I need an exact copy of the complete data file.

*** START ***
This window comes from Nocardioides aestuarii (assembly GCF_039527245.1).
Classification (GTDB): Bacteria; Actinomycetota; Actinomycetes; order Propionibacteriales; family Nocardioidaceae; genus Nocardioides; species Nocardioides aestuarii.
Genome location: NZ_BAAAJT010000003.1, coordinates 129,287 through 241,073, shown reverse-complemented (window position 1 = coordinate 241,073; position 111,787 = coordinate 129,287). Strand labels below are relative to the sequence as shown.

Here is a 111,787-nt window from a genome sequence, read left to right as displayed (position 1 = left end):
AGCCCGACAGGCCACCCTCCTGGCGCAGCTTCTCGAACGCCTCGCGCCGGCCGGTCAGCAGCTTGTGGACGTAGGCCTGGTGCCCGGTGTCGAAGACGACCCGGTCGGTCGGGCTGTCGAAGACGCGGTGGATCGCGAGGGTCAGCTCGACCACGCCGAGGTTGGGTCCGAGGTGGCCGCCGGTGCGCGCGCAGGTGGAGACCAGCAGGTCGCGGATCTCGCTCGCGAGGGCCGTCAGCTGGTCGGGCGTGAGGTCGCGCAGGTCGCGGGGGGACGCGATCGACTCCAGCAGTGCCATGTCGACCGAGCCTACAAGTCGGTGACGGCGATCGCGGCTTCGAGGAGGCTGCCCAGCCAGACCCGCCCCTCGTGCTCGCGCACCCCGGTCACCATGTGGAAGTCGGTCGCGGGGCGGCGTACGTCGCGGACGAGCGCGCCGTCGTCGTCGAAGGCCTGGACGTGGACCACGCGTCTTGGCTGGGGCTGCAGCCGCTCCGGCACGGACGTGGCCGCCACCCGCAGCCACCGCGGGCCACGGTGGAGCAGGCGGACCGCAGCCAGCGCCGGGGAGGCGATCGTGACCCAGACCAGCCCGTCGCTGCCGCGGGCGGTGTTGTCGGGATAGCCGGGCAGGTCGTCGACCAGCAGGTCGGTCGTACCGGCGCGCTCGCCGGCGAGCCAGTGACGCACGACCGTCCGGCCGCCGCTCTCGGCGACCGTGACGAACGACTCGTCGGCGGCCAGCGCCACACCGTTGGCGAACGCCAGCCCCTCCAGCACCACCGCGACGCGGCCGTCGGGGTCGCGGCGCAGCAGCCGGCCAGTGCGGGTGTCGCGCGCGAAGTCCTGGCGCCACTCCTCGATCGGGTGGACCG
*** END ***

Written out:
This window comes from Nocardioides aestuarii (assembly GCF_039527245.1).
Classification (GTDB): Bacteria; Actinomycetota; Actinomycetes; order Propionibacteriales; family Nocardioidaceae; genus Nocardioides; species Nocardioides aestuarii.
Genome location: NZ_BAAAJT010000003.1, coordinates 129,287 through 241,073, shown reverse-complemented (window position 1 = coordinate 241,073; position 111,787 = coordinate 129,287). Strand labels below are relative to the sequence as shown.

Here is a 111,787-nt window from a genome sequence, read left to right as displayed (position 1 = left end):
AGCCCGACAGGCCACCCTCCTGGCGCAGCTTCTCGAACGCCTCGCGCCGGCCGGTCAGCAGCTTGTGGACGTAGGCCTGGTGCCCGGTGTCGAAGACGACCCGGTCGGTCGGGCTGTCGAAGACGCGGTGGATCGCGAGGGTCAGCTCGACCACGCCGAGGTTGGGTCCGAGGTGGCCGCCGGTGCGCGCGCAGGTGGAGACCAGCAGGTCGCGGATCTCGCTCGCGAGGGCCGTCAGCTGGTCGGGCGTGAGGTCGCGCAGGTCGCGGGGGGACGCGATCGACTCCAGCAGTGCCATGTCGACCGAGCCTACAAGTCGGTGACGGCGATCGCGGCTTCGAGGAGGCTGCCCAGCCAGACCCGCCCCTCGTGCTCGCGCACCCCGGTCACCATGTGGAAGTCGGTCGCGGGGCGGCGTACGTCGCGGACGAGCGCGCCGTCGTCGTCGAAGGCCTGGACGTGGACCACGCGTCTTGGCTGGGGCTGCAGCCGCTCCGGCACGGACGTGGCCGCCACCCGCAGCCACCGCGGGCCACGGTGGAGCAGGCGGACCGCAGCCAGCGCCGGGGAGGCGATCGTGACCCAGACCAGCCCGTCGCTGCCGCGGGCGGTGTTGTCGGGATAGCCGGGCAGGTCGTCGACCAGCAGGTCGGTCGTACCGGCGCGCTCGCCGGCGAGCCAGTGACGCACGACCGTCCGGCCGCCGCTCTCGGCGACCGTGACGAACGACTCGTCGGCGGCCAGCGCCACACCGTTGGCGAACGCCAGCCCCTCCAGCACCACCGCGACGCGGCCGTCGGGGTCGCGGCGCAGCAGCCGGCCAGTGCGGGTGTCGCGCGCGAAGTCCTGGCGCCACTCCTCGATCGGGTGGACCG